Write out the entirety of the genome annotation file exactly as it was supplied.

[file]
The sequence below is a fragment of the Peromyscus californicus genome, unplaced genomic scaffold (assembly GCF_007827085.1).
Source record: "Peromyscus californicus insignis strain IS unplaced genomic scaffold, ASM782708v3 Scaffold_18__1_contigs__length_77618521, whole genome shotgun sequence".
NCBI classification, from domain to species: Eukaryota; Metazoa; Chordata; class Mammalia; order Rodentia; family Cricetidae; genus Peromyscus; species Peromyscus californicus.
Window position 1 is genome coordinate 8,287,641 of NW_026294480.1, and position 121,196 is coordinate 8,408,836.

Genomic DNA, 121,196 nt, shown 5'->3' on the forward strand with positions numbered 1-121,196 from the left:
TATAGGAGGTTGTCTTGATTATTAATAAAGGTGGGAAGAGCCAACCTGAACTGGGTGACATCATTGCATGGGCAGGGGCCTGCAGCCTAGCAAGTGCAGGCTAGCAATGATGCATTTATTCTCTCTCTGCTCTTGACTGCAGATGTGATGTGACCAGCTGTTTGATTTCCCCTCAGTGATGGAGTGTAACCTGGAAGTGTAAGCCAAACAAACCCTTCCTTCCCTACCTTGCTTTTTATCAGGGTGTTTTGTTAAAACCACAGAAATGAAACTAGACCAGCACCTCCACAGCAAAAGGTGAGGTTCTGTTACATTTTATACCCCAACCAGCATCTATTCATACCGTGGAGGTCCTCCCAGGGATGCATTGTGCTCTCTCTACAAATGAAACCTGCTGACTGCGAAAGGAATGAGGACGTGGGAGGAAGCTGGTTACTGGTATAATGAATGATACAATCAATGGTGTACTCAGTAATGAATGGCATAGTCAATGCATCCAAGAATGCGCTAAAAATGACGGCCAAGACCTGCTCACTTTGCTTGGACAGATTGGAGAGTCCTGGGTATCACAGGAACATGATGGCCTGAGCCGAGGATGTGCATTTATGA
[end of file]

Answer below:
The sequence below is a fragment of the Peromyscus californicus genome, unplaced genomic scaffold (assembly GCF_007827085.1).
Source record: "Peromyscus californicus insignis strain IS unplaced genomic scaffold, ASM782708v3 Scaffold_18__1_contigs__length_77618521, whole genome shotgun sequence".
NCBI classification, from domain to species: Eukaryota; Metazoa; Chordata; class Mammalia; order Rodentia; family Cricetidae; genus Peromyscus; species Peromyscus californicus.
Window position 1 is genome coordinate 8,287,641 of NW_026294480.1, and position 121,196 is coordinate 8,408,836.

Genomic DNA, 121,196 nt, shown 5'->3' on the forward strand with positions numbered 1-121,196 from the left:
TATAGGAGGTTGTCTTGATTATTAATAAAGGTGGGAAGAGCCAACCTGAACTGGGTGACATCATTGCATGGGCAGGGGCCTGCAGCCTAGCAAGTGCAGGCTAGCAATGATGCATTTATTCTCTCTCTGCTCTTGACTGCAGATGTGATGTGACCAGCTGTTTGATTTCCCCTCAGTGATGGAGTGTAACCTGGAAGTGTAAGCCAAACAAACCCTTCCTTCCCTACCTTGCTTTTTATCAGGGTGTTTTGTTAAAACCACAGAAATGAAACTAGACCAGCACCTCCACAGCAAAAGGTGAGGTTCTGTTACATTTTATACCCCAACCAGCATCTATTCATACCGTGGAGGTCCTCCCAGGGATGCATTGTGCTCTCTCTACAAATGAAACCTGCTGACTGCGAAAGGAATGAGGACGTGGGAGGAAGCTGGTTACTGGTATAATGAATGATACAATCAATGGTGTACTCAGTAATGAATGGCATAGTCAATGCATCCAAGAATGCGCTAAAAATGACGGCCAAGACCTGCTCACTTTGCTTGGACAGATTGGAGAGTCCTGGGTATCACAGGAACATGATGGCCTGAGCCGAGGATGTGCATTTATGA